CONSIDERED OPINION OF THE CLEVELAND ORCHESTRA PERFORMANCE OF 5/22/08
Wolfgang Amadeus Mozart: Symphony No. 40, K. 550. Béla Bartók: Piano Concerto No. 3. Alban Berg: Three Pieces for Orchestra, Op. 6. (Mitsuko Uchida, p.; Franz Welser-Möst, cond.)
A year and a half after his 250th birthday celebrations, Mozart continues to make the headlines. The most recent source of controversy is director Christoph Hagel's version of Mozart's The Magic Flute, which is being performed through this weekend in a Berlin subway station. In Hagel's production, Papageno is homeless and welfare-dependent, the Queen of the Night is attended by cleaning women who morph into dominatrices, and the Queen herself is, at the opera's conclusion, flattened by a high-speed train.
Franz Welser-Möst returns to Severance Hall this week fresh from his own tussle with an eccentric director. He recently pulled out of a pair of Zürich Opera performances, reportedly because he was unhappy that Michael Sturminger had somehow incorporated Dracula's castle into Die Fledermaus. There's no word on what he makes of Hagel's Magic Flute. He might well be thankful that the Mozart he's conducting at this weekend's Cleveland Orchestra concerts doesn't require a director's services.
The Mozart at hand is the 40th symphony, famously dismissed by Glenn Gould as "Eight remarkable measures...surrounded by a half-hour of banality." Occasional technical faults were almost the only shortcomings in this account of what, despite Gould's dismissal, remains one of classical music's greatest hits. But even some ragged horn playing—all too often a feature of Thursday nights this year—didn't greatly detract from Welser-Möst's bracing and (except for the second movement) briskly paced version of Mozart's penultimate symphony.
Mitsuko Uchida joined the orchestra after intermission for the Bartók Third Piano Concerto, and I was curious to see how the fastidious, microengineered Mozart playing so familiar to Severance audiences would stand up under Bartók's very different demands. In roughly the first ten bars of the concerto, Uchida sounded fussy and overrefined. But in very short order she seemed to become more stylistically attuned to the music. She played the second movement with an attractive degree of austerity, and her account of the finale was downright exhilarating. If Uchida doesn't equal, say, the great Géza Anda in her command of Bartók's idiom, she offers an invigorating alternative.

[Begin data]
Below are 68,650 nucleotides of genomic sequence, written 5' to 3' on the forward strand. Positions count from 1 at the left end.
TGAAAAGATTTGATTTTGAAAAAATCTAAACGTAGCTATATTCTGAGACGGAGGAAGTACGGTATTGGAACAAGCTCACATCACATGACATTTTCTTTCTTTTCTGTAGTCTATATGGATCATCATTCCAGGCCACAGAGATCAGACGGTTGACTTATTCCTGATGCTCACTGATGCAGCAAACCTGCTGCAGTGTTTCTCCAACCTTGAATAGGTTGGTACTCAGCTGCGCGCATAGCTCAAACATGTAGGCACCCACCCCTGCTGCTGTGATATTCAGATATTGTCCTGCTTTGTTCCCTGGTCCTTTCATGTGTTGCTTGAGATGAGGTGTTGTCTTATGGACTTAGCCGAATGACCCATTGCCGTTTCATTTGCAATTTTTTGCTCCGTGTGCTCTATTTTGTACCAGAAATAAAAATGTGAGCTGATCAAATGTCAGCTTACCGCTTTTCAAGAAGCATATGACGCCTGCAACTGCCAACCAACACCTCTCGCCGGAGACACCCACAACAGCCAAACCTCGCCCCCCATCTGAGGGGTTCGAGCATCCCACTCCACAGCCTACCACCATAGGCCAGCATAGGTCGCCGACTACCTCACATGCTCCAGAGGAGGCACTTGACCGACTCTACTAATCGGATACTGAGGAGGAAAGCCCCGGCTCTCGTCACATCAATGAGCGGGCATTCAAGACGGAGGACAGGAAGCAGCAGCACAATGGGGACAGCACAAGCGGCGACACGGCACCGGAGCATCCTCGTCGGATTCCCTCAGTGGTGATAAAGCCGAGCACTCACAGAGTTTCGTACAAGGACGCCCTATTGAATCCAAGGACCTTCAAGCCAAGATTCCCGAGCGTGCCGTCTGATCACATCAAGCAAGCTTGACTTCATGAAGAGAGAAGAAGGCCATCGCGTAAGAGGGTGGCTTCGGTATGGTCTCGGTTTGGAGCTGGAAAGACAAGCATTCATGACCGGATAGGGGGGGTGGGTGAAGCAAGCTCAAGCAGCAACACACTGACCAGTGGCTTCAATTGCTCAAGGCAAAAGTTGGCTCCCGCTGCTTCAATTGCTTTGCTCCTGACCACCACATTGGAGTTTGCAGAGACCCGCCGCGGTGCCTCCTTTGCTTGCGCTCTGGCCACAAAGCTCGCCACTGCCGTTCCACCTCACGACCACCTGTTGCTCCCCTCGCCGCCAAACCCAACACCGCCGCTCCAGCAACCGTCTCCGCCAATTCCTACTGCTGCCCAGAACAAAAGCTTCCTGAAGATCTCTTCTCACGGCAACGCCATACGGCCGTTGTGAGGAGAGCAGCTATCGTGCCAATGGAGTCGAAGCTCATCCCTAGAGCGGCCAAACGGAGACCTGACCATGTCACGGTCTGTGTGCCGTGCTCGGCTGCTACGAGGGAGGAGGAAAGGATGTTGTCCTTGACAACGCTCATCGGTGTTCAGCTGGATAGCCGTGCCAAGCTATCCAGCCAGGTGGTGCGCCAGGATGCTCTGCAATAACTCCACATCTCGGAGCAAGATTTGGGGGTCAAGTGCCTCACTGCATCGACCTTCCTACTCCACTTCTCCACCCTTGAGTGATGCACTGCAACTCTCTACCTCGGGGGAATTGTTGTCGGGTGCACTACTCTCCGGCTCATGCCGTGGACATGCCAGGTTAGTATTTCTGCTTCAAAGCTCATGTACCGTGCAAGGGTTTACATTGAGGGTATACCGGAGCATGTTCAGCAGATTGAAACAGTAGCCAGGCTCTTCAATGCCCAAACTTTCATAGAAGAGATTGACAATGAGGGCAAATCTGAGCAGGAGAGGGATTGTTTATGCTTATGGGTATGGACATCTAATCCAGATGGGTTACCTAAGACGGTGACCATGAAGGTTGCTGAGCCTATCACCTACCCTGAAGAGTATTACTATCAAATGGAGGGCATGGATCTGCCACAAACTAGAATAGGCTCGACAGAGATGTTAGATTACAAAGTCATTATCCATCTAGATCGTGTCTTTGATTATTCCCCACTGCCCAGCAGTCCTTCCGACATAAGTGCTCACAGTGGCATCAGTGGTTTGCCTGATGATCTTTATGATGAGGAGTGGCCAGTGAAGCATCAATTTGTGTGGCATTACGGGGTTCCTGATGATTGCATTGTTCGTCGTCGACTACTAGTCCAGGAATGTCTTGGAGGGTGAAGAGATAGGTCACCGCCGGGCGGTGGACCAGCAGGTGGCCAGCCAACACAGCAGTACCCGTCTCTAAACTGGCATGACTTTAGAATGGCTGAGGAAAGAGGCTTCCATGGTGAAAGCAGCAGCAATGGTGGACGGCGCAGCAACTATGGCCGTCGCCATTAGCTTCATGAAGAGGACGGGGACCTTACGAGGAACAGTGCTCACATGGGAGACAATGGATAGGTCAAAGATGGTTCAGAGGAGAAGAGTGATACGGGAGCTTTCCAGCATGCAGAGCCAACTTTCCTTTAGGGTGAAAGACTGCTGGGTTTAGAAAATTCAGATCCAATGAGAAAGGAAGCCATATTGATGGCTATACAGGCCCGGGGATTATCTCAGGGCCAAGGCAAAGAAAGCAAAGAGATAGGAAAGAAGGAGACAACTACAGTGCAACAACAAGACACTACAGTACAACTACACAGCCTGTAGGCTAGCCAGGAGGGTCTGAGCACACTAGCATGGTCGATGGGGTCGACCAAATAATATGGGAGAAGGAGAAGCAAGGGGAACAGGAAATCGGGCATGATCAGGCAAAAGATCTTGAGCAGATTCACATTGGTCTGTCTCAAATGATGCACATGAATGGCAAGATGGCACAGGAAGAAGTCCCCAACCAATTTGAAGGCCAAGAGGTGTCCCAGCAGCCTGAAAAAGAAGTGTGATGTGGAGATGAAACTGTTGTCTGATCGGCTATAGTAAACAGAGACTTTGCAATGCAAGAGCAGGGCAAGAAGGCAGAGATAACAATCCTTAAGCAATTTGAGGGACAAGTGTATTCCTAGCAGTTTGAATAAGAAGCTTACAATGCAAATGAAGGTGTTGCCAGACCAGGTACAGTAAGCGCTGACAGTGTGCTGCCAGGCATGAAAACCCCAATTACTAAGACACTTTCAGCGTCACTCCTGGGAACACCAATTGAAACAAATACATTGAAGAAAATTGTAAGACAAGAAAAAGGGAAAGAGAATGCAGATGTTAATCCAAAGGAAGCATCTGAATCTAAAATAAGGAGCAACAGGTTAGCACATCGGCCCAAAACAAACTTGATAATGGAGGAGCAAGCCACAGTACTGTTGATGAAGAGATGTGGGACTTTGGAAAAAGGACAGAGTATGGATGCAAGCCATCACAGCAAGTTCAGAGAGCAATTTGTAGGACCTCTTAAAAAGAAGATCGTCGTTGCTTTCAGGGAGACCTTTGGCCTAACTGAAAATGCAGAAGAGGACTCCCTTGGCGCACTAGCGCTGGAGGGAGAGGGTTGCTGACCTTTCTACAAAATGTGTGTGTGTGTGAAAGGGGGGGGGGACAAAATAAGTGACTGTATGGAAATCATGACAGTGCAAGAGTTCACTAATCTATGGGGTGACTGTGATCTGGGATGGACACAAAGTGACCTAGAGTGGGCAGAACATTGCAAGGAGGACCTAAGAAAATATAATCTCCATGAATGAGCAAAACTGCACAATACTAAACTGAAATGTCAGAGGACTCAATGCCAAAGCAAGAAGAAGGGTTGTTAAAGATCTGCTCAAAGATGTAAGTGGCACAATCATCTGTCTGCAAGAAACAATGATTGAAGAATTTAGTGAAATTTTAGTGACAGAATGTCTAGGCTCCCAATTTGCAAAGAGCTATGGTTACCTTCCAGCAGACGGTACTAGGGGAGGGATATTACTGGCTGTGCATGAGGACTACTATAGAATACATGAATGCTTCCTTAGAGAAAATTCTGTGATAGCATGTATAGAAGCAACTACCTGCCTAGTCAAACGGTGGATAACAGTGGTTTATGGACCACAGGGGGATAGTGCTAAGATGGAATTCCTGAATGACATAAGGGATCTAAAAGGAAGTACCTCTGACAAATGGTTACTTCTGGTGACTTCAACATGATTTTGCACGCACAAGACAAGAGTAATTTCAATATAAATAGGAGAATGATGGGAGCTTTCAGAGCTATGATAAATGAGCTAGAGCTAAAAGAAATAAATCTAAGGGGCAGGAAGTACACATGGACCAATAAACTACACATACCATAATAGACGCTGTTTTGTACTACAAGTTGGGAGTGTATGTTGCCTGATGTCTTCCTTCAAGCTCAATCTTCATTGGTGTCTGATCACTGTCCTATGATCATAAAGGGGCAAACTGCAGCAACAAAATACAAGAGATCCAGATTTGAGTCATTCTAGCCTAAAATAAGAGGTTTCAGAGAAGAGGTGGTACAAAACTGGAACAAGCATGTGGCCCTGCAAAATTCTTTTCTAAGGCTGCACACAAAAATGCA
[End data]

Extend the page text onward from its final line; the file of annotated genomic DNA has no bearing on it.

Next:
Berg's Opus 6 Three Pieces for Orchestra concluded Thursday's program. The Orchestra's website bizarrely describes this emotionally shattering music as a "sonic sorbet," which is akin to calling Anna Karenina beach reading. But Welser-Möst's performance of this music combined marvelous transparency with brute emotional force. His reading doesn't envelop the music in a late-Romantic haze, but you're nevertheless acutely aware of the powerful gravitational pull of Viennese musical tradition on Berg's writing.
When Glenn Gould condemned Mozart's 40th symphony, the single passage he excepted was the famous modulation at the beginning of the fourth-movement development. He termed it "the spot where Mozart reaches out to greet the spirit of Anton Webern." At this weekend's concerts, Alban Berg is the member of the Second Viennese School hailed by Mozart. I, for one, am glad to have witnessed their meeting.
Jerome Crossley for WCLV 104/9.
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